Some parents say having a baby is easier the second time because you know what to expect.
For Ben Morgan, who works as a BSA / AML Operations Manager for Regions Bank in Birmingham, Alabama, knowing what to expect was only part of why it seemed easier when his second child was born in April. Morgan believes having the opportunity to help his wife take care of their newborn during those first few weeks made an even bigger difference.
“Having six weeks of paid parental leave to take care of my family definitely made it easier,” Morgan said. “I was able to take care of our baby so my wife could rest or spend time with our 5-year-old. Knowing another person was available to help made a tremendous difference for all of us. Parental leave gave me a chance to be completely focused on caring for our new baby. I didn’t have that option with our first child.”
Giving associates like Morgan more paid time away from work to care for their newborn babies or newly adopted children is one way a growing number of companies are helping employees achieve balance in their professional and personal lives. Earlier this year, Regions expanded its leave benefits for new and adoptive parents to better reflect a commitment to families and the importance of work-life balance.
We’re investing in our team. We believe we can care deeply about our families and our jobs, and that’s what work-life balance is all about.
Dave Keenan, head of Human Resources for Regions
“In the first six months of this year, 86 fathers have taken parental leave,” said Dave Keenan, head of Human Resources for Regions. “Expanding our leave benefit to include six weeks of paid leave for fathers and adoptive parents to bond with a new child is an example of how we’re investing in our team. We believe we can care deeply about our families and our jobs, and that’s what work-life balance is all about.”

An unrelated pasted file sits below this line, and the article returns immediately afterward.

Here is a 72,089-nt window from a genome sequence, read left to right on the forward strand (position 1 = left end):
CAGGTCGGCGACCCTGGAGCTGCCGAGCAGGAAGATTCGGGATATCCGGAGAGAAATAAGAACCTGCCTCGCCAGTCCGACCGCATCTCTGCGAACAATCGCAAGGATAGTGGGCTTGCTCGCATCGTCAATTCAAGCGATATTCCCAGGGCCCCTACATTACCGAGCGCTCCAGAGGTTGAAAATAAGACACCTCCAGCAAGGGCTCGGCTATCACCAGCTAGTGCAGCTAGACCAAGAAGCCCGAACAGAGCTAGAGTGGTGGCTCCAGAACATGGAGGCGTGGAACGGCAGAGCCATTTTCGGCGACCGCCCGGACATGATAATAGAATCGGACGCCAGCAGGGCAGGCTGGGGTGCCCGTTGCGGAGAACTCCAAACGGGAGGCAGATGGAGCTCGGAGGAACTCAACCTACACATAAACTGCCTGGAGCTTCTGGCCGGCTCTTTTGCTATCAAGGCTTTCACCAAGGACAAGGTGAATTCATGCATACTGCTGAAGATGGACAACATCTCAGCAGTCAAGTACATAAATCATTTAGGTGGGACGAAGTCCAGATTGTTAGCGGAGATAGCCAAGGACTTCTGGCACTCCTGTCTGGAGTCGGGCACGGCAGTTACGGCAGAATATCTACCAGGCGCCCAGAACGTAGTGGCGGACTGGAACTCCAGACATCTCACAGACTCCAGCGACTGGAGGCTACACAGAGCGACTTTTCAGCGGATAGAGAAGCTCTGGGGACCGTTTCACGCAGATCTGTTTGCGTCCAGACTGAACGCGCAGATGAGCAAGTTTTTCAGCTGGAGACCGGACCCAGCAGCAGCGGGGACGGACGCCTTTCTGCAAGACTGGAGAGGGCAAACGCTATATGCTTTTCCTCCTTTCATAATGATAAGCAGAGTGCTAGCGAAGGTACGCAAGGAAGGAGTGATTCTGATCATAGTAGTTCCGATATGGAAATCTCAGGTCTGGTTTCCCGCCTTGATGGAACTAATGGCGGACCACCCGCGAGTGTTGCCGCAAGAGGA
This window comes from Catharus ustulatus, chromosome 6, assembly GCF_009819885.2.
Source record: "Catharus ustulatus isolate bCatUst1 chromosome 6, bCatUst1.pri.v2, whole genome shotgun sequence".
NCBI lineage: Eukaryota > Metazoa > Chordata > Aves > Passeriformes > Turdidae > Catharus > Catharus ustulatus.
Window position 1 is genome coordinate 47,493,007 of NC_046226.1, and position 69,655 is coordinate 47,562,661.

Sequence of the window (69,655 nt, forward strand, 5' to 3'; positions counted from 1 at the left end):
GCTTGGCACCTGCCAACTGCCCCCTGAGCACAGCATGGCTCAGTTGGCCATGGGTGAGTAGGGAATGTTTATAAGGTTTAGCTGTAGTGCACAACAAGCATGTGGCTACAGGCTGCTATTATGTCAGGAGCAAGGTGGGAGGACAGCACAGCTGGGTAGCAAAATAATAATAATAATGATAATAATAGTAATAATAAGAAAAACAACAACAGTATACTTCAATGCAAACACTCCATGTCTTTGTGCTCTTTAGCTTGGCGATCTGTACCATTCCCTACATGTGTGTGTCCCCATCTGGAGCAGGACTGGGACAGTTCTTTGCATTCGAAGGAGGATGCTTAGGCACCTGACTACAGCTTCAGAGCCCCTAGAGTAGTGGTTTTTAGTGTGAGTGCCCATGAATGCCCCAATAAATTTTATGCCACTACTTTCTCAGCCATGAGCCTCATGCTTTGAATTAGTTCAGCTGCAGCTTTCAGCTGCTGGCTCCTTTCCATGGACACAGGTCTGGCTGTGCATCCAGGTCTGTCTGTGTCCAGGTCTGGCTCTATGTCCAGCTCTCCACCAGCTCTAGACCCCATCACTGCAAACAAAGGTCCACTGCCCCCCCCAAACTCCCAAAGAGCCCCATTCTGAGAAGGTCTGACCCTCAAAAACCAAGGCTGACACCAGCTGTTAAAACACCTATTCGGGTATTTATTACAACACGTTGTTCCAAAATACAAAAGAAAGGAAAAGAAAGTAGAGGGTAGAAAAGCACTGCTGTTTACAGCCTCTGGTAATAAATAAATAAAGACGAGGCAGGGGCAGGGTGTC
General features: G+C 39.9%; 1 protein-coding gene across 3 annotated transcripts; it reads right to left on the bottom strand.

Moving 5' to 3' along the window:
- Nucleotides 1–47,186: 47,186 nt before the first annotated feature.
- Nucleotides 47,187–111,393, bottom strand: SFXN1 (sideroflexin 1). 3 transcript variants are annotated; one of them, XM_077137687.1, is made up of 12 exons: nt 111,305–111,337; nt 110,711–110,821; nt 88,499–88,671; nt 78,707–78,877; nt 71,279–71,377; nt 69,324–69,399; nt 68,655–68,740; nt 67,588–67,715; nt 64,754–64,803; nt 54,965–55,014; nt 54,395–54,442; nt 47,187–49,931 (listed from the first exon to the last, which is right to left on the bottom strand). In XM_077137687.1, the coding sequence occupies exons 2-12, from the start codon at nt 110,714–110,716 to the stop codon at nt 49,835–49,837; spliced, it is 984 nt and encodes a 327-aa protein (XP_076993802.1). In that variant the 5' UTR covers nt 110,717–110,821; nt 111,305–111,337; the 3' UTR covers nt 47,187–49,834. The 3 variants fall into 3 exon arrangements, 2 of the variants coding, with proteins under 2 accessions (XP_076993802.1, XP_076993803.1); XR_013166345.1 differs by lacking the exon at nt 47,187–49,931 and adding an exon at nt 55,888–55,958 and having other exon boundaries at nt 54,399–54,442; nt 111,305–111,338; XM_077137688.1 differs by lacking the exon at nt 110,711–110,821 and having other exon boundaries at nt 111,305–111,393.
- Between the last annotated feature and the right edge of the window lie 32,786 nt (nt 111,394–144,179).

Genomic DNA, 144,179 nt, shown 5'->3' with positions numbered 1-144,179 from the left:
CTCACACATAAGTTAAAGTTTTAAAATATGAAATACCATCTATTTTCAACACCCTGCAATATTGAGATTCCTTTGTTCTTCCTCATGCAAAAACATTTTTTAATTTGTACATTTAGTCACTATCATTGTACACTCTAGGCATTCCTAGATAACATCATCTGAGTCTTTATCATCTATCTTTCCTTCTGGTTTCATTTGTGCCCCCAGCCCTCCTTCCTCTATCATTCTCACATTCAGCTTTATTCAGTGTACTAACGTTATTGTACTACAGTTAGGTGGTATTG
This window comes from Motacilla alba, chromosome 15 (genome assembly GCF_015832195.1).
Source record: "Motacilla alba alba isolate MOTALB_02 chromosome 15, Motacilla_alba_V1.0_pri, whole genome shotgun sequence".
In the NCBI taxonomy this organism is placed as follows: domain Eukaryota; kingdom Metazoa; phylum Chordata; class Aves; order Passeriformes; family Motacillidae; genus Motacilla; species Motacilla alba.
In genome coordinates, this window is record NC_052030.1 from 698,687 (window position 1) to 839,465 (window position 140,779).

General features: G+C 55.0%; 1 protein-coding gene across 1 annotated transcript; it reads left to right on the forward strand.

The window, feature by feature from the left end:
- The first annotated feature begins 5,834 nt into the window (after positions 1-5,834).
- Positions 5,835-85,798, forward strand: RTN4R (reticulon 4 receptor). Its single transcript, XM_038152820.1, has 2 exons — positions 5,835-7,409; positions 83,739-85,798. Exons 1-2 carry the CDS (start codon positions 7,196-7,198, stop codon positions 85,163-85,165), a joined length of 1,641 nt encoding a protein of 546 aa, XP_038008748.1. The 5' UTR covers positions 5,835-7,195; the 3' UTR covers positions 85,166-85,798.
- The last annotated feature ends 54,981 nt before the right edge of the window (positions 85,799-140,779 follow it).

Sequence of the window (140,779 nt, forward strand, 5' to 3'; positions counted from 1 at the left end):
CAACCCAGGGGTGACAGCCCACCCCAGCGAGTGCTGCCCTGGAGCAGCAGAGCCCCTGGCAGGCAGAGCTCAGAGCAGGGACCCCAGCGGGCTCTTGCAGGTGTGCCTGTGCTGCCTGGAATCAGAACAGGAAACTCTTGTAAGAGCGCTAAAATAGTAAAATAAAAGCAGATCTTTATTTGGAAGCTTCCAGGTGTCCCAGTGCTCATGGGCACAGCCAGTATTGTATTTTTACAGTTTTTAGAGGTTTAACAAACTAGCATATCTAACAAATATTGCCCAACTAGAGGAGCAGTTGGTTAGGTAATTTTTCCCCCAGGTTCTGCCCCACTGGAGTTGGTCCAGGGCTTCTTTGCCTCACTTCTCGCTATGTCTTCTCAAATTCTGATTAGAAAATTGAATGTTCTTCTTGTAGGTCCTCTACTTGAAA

For Tim Monk, a priority banker in Pensacola, Florida, working for a company that cares about associates’ families means a great deal. When he learned about Regions’ new paid parental leave, Monk immediately knew he wanted those six weeks at home with his wife and baby. However, he did wonder about the reaction his manager would have in response to his absence.
“My manager and teammates were extremely supportive of my taking time away to be with our new baby,” Monk shared. “And when I returned from leave, they were so encouraging and helpful. The whole experience was positive in every way.”
The Boston College Center for Work & Family reports that 76 percent of fathers take one week off or less following the birth of a child. Working for an organization that offers paid parental leave, and encourages fathers to take it, is a win for all involved. The whole family benefits, and fathers return to work feeling good about the extra time they had to bond with their babies.
Monk’s manager, Jason Haddox, believes everyone benefits from the expanded leave policy.
“Managers who encourage fathers to take paid parental leave are doing what’s right for families and, ultimately, the company, too,” he said. “I believe benefits like these strengthen associate engagement, and I was happy to support Tim’s decision to take time off with his family and bond with his baby.”